BH: As we did last year, there will be a ‘Pre-Pitch Panel’ that will include all those who are taking pitches. It will be sort of a round table panel, in which each of those taking pitches will offer some tips and tricks on how to pitch and what they are looking for. RJ made this suggestion last year and it’s a great way to give those putting their work out there a helping hand and calmed a few nerves, too.

RJC: If you’re going to pitch to a market in particular, then you’ll want to research them and find out what sort of manuscripts they’ll be looking for. Familiarize yourself with their publications, come to the pre-pitch editorial panel on Saturday directly before the pitch sessions to hear the editors themselves talk about what they are looking for, bring a pen and paper for notes, and you should be fine. 

KC: Besides casinos and the usual Vegas fare, do you have any sightseeing recommendations for KillerCon attendees while they’re in Sin City? 

BH: I’m afraid I have no idea. I generally don’t leave the hotel during a con except on the last day–too much to do. Vegas is a playground, though, and I’m certain there is something for everyone whether it’s lounging by the pool, shopping, shows, a quick day trip to the Hoover Dam, or if you arrive early and want to kill a day, even a drive down to Area 51 (look to the hills for those cameras).

WJW: Last year, we rented a limo Sunday night and took a bunch of people to Spearmint Rhino. So, I can definitely recommend that place. Good, wholesome, family place. I wouldn’t recommend bringing the kids, though. Not unless they’re over 21. And I’m a foodie, so I have to talk about Vegas’s culinary delights. Around the corner from the Stratosphere hotel is a sandwich shop called Capriottis. Best cheesesteaks outside of Philly. The Palms hotel has one of my favorite sushi restaurants, Little Buddha. The Mandalay Bay has an excellent French restaurant, Fleur de Lis.  

But you don’t have to leave the hotel if you want fine dining. Top of The World restaurant is excellent. You can cut the steak with a butter knife and the mashed potatoes are exceptional. I proposed to my wife at Top of The World. There’s also an Italian place on the main floor of the hotel that has excellent carpaccio.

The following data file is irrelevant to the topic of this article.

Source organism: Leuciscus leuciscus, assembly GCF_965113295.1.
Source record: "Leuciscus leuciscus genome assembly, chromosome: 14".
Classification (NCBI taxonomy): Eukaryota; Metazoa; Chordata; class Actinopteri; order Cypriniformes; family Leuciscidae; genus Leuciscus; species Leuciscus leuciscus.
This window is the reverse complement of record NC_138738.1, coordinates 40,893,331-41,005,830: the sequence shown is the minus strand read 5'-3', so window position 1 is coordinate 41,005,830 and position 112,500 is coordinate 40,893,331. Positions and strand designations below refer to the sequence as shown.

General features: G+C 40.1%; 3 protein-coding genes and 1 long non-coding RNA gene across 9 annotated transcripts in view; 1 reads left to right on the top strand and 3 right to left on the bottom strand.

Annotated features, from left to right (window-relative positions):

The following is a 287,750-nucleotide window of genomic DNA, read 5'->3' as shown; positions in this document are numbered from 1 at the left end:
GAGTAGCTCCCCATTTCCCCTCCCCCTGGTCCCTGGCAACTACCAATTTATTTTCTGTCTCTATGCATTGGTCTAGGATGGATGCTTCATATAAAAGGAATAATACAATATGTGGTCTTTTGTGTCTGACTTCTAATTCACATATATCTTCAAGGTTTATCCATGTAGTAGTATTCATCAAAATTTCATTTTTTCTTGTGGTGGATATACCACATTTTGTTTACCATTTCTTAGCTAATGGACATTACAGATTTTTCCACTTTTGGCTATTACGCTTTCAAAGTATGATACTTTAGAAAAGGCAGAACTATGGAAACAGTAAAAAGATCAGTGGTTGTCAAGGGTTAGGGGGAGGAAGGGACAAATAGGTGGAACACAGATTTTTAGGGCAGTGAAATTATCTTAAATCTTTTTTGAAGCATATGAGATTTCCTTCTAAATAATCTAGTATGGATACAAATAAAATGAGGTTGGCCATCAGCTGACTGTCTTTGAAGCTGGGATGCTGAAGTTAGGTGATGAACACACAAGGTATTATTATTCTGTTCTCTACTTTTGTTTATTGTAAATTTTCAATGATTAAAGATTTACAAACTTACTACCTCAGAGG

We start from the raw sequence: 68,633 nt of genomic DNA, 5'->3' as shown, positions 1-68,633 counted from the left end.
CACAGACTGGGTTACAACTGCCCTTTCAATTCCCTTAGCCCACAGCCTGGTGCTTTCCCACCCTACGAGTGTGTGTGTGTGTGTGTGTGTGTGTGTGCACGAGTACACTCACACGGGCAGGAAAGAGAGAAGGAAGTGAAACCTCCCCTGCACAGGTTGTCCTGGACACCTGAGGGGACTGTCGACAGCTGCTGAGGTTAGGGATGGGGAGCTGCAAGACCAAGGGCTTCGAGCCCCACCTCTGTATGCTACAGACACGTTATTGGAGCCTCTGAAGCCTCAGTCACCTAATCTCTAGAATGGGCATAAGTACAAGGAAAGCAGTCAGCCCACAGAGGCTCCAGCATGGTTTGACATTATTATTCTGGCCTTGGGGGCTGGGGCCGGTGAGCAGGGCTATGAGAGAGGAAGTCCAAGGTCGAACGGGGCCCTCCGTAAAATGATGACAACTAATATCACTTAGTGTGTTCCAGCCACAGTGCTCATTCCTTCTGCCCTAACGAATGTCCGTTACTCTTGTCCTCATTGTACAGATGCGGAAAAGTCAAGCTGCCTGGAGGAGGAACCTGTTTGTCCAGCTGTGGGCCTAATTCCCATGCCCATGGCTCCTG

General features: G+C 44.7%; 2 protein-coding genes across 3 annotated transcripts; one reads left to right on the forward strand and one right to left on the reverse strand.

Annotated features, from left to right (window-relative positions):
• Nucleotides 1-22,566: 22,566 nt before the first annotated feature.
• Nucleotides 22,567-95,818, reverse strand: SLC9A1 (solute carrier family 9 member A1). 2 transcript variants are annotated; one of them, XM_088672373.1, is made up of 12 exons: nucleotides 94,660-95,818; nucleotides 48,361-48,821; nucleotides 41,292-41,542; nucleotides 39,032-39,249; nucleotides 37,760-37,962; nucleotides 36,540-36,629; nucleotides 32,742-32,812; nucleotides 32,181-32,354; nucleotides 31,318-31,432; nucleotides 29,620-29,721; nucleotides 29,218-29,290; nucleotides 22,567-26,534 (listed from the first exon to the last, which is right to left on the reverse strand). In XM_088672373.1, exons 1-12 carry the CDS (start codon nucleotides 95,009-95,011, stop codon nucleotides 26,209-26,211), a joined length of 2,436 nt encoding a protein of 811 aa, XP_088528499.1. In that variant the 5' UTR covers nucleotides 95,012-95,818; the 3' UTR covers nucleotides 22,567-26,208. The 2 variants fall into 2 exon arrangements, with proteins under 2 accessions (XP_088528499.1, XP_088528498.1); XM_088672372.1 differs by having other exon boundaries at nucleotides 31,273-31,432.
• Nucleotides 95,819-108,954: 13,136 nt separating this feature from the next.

And if you’re not a foodie and you’re not in the mood to leave half your income in someone’s g-string, there are shows like Zumanity at New York, New York, Imagine at the MGM, “O” at the Belaggio, and of course our very own topless vampire extravaganza, “Bite” at the Stratosphere. We’re even giving out discount tickets to “CSI: The Experience” in the goodie bags.   

RJC: My biggest suggestion would be just to plan some extra time either before or after the convention for some sightseeing. We’ve got a zip-line event planned on Thursday night and I’ll certainly be hitting the Vegas Strip on Sunday with a group, but like any convention…when it’s going on you’ll probably want to stick close to the convention hotel and not miss any of the programming and events. You simply can’t do Vegas in one night or one trip, so don’t try to. Make a list of a couple of things you’d like to do and plan them in to your itinerary so as to not to take you too far from the convention while it’s in full swing. Plus, there’s a lot to do at The Stratosphere hotel as well…and we’ve got free booze. 

KC: What’s the part about KillerCon4 that each of you are most looking forward to?

BH: Seeing old friends, making new friends and knowing that our guests are having a great time from the moment they get up to when they pour themselves into bed. This is what is most important to me. This is what makes it completely worthwhile. Thanks for your time and I can’t wait to see everyone again!

WJW: The sex. There’s always lots of sex at KillerCon. Vegas is just one sexy place. It may have something to do with all the alcohol— and the strippers. Did I mention Spearmint Rhino?

RJC: More than anything, I’m just looking forward to seeing all of our friends again this year, partying throughout the weekend, then following up and working on projects for the remainder of the year. 

KillerConLV would like to thank Wrath, Bailey, and RJ for taking the time out of their jam-packed schedules to stop by for this interview! 

RJ Cavender will be involved in various events during KillerCon4, including the pitch sessions, as well as conducting the Self-Editing for Fiction Writers Workshop, both of which take place on Saturday, September 22. For more information, please visit the Schedule/Events page.


Saturday, September 8, 2012

KillerCon 4 Interview: Brian Keene

KillerCon 4 Special Guest InterviewBrian Keene

Brian Keene has won two Bram Stoker Awards, one in 2001 for the non-fiction work Jobs In Hell and one in 2003 for his first novel The Rising. He is also the recipient of the 2004 Shocker Award for non-fiction for Sympathy for the Devil as well as many small and regional awards. He has been featured in the New York TimesThe Village Voice, Publishers Weekly,, The Howard Stern Show, Rue Morgue magazine, Fangoria magazine, and participated in a documentary for the History Channel. David Letterman once based a skit on a party at Keene’s home.

In addition to being a prolific writer, Keene is also a popular public speaker, and has been invited to speak at a number of libraries, high schools, bookstores, and conventions. He was also invited to speak at the Central Intelligence Agency headquarters in 2006 and 2007.

In 2004, The Rising was optioned for film and videogame adaptations. In 2005, City of the Dead was optioned for the same. In 2006, Terminal was optioned for film. Also in 2006, three stories from Keene’s Fear of Gravity were adapted in the graphic novel Brian Keene’s FEAR. The stories were “Castaways,” “Red Wood,” and the award-winning “The King, in: Yellow.” In 2007, Ghoul was optioned for film. In 2008, the short story “The Ties That Bind” was optioned for film, and it had its world premiere on April 4th, 2009 at the Garden State Film Festival.